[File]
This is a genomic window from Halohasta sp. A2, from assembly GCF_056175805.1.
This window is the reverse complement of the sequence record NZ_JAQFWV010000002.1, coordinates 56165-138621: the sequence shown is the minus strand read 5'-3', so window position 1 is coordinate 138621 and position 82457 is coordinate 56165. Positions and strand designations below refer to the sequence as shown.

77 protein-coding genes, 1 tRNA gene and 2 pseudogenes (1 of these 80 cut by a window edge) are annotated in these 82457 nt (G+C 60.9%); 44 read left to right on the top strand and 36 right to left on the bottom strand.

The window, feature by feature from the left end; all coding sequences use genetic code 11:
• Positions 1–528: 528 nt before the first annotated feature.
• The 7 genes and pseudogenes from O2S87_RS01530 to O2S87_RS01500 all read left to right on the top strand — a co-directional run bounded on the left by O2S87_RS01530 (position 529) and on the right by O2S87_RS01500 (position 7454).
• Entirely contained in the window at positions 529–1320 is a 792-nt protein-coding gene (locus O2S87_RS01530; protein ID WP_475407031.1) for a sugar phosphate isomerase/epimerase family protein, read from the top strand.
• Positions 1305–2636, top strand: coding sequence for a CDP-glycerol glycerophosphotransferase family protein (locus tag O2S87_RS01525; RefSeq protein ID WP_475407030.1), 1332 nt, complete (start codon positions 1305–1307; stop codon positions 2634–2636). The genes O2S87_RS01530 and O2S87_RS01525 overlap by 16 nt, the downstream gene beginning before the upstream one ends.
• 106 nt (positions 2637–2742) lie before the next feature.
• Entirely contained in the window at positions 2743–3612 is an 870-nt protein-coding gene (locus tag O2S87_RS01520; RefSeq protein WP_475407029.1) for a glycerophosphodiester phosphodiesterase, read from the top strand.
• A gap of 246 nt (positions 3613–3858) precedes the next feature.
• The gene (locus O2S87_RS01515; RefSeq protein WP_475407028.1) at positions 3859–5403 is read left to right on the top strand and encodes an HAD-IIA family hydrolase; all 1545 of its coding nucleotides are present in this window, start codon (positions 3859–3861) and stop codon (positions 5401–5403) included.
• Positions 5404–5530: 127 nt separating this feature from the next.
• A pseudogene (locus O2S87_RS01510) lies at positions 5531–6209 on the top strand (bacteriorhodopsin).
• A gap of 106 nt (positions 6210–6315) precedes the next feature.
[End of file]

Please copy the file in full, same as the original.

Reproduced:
This is a genomic window from Halohasta sp. A2, from assembly GCF_056175805.1.
This window is the reverse complement of the sequence record NZ_JAQFWV010000002.1, coordinates 56165-138621: the sequence shown is the minus strand read 5'-3', so window position 1 is coordinate 138621 and position 82457 is coordinate 56165. Positions and strand designations below refer to the sequence as shown.

77 protein-coding genes, 1 tRNA gene and 2 pseudogenes (1 of these 80 cut by a window edge) are annotated in these 82457 nt (G+C 60.9%); 44 read left to right on the top strand and 36 right to left on the bottom strand.

The window, feature by feature from the left end; all coding sequences use genetic code 11:
• Positions 1–528: 528 nt before the first annotated feature.
• The 7 genes and pseudogenes from O2S87_RS01530 to O2S87_RS01500 all read left to right on the top strand — a co-directional run bounded on the left by O2S87_RS01530 (position 529) and on the right by O2S87_RS01500 (position 7454).
• Entirely contained in the window at positions 529–1320 is a 792-nt protein-coding gene (locus O2S87_RS01530; protein ID WP_475407031.1) for a sugar phosphate isomerase/epimerase family protein, read from the top strand.
• Positions 1305–2636, top strand: coding sequence for a CDP-glycerol glycerophosphotransferase family protein (locus tag O2S87_RS01525; RefSeq protein ID WP_475407030.1), 1332 nt, complete (start codon positions 1305–1307; stop codon positions 2634–2636). The genes O2S87_RS01530 and O2S87_RS01525 overlap by 16 nt, the downstream gene beginning before the upstream one ends.
• 106 nt (positions 2637–2742) lie before the next feature.
• Entirely contained in the window at positions 2743–3612 is an 870-nt protein-coding gene (locus tag O2S87_RS01520; RefSeq protein WP_475407029.1) for a glycerophosphodiester phosphodiesterase, read from the top strand.
• A gap of 246 nt (positions 3613–3858) precedes the next feature.
• The gene (locus O2S87_RS01515; RefSeq protein WP_475407028.1) at positions 3859–5403 is read left to right on the top strand and encodes an HAD-IIA family hydrolase; all 1545 of its coding nucleotides are present in this window, start codon (positions 3859–3861) and stop codon (positions 5401–5403) included.
• Positions 5404–5530: 127 nt separating this feature from the next.
• A pseudogene (locus O2S87_RS01510) lies at positions 5531–6209 on the top strand (bacteriorhodopsin).
• A gap of 106 nt (positions 6210–6315) precedes the next feature.